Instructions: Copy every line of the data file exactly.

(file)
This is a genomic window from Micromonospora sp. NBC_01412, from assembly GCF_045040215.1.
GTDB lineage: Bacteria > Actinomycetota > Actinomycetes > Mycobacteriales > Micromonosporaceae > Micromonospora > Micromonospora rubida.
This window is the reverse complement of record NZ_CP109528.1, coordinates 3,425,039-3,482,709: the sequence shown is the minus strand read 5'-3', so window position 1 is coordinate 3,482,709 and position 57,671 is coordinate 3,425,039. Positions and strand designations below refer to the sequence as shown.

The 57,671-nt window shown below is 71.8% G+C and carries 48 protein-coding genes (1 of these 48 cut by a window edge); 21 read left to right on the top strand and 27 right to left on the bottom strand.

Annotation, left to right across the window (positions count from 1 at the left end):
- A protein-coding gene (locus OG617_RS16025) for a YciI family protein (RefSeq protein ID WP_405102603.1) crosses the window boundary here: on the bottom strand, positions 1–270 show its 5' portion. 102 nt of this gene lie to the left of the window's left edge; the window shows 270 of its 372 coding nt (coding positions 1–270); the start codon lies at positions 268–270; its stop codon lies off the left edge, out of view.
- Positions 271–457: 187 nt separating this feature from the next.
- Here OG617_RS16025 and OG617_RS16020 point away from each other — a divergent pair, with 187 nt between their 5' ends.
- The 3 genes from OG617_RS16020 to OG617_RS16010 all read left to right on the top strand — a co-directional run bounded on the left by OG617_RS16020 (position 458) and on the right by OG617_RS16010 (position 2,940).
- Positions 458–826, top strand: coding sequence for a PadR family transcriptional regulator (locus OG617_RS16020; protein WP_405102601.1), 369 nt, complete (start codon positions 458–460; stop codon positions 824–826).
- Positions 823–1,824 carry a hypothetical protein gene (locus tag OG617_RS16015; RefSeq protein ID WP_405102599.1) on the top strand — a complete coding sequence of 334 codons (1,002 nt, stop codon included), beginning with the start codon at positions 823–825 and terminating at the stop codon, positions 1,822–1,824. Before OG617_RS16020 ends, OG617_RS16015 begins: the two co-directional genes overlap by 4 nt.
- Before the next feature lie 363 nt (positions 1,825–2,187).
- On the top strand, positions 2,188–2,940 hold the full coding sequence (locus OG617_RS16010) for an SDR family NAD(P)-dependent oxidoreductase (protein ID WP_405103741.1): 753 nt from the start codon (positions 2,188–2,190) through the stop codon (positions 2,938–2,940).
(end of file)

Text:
This is a genomic window from Micromonospora sp. NBC_01412, from assembly GCF_045040215.1.
GTDB lineage: Bacteria > Actinomycetota > Actinomycetes > Mycobacteriales > Micromonosporaceae > Micromonospora > Micromonospora rubida.
This window is the reverse complement of record NZ_CP109528.1, coordinates 3,425,039-3,482,709: the sequence shown is the minus strand read 5'-3', so window position 1 is coordinate 3,482,709 and position 57,671 is coordinate 3,425,039. Positions and strand designations below refer to the sequence as shown.

The 57,671-nt window shown below is 71.8% G+C and carries 48 protein-coding genes (1 of these 48 cut by a window edge); 21 read left to right on the top strand and 27 right to left on the bottom strand.

Annotation, left to right across the window (positions count from 1 at the left end):
- A protein-coding gene (locus OG617_RS16025) for a YciI family protein (RefSeq protein ID WP_405102603.1) crosses the window boundary here: on the bottom strand, positions 1–270 show its 5' portion. 102 nt of this gene lie to the left of the window's left edge; the window shows 270 of its 372 coding nt (coding positions 1–270); the start codon lies at positions 268–270; its stop codon lies off the left edge, out of view.
- Positions 271–457: 187 nt separating this feature from the next.
- Here OG617_RS16025 and OG617_RS16020 point away from each other — a divergent pair, with 187 nt between their 5' ends.
- The 3 genes from OG617_RS16020 to OG617_RS16010 all read left to right on the top strand — a co-directional run bounded on the left by OG617_RS16020 (position 458) and on the right by OG617_RS16010 (position 2,940).
- Positions 458–826, top strand: coding sequence for a PadR family transcriptional regulator (locus OG617_RS16020; protein WP_405102601.1), 369 nt, complete (start codon positions 458–460; stop codon positions 824–826).
- Positions 823–1,824 carry a hypothetical protein gene (locus tag OG617_RS16015; RefSeq protein ID WP_405102599.1) on the top strand — a complete coding sequence of 334 codons (1,002 nt, stop codon included), beginning with the start codon at positions 823–825 and terminating at the stop codon, positions 1,822–1,824. Before OG617_RS16020 ends, OG617_RS16015 begins: the two co-directional genes overlap by 4 nt.
- Before the next feature lie 363 nt (positions 1,825–2,187).
- On the top strand, positions 2,188–2,940 hold the full coding sequence (locus OG617_RS16010) for an SDR family NAD(P)-dependent oxidoreductase (protein ID WP_405103741.1): 753 nt from the start codon (positions 2,188–2,190) through the stop codon (positions 2,938–2,940).